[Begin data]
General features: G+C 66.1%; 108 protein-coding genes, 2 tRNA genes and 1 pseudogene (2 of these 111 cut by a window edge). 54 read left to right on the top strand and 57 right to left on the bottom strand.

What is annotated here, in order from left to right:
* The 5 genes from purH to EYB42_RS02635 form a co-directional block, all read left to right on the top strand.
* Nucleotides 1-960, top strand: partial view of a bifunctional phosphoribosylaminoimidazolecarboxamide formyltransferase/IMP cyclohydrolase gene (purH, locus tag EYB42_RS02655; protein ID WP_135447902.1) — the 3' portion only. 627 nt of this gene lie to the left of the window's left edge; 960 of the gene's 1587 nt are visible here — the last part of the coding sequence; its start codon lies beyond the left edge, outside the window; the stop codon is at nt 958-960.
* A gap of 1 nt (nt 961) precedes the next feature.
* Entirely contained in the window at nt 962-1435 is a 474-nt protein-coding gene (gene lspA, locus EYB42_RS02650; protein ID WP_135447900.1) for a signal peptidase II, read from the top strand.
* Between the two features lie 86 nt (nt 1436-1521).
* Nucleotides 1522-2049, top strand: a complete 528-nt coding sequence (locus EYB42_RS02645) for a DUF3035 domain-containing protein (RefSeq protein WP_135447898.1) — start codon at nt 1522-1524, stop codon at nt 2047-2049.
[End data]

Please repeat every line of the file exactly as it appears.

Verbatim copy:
General features: G+C 66.1%; 108 protein-coding genes, 2 tRNA genes and 1 pseudogene (2 of these 111 cut by a window edge). 54 read left to right on the top strand and 57 right to left on the bottom strand.

What is annotated here, in order from left to right:
* The 5 genes from purH to EYB42_RS02635 form a co-directional block, all read left to right on the top strand.
* Nucleotides 1-960, top strand: partial view of a bifunctional phosphoribosylaminoimidazolecarboxamide formyltransferase/IMP cyclohydrolase gene (purH, locus tag EYB42_RS02655; protein ID WP_135447902.1) — the 3' portion only. 627 nt of this gene lie to the left of the window's left edge; 960 of the gene's 1587 nt are visible here — the last part of the coding sequence; its start codon lies beyond the left edge, outside the window; the stop codon is at nt 958-960.
* A gap of 1 nt (nt 961) precedes the next feature.
* Entirely contained in the window at nt 962-1435 is a 474-nt protein-coding gene (gene lspA, locus EYB42_RS02650; protein ID WP_135447900.1) for a signal peptidase II, read from the top strand.
* Between the two features lie 86 nt (nt 1436-1521).
* Nucleotides 1522-2049, top strand: a complete 528-nt coding sequence (locus EYB42_RS02645) for a DUF3035 domain-containing protein (RefSeq protein WP_135447898.1) — start codon at nt 1522-1524, stop codon at nt 2047-2049.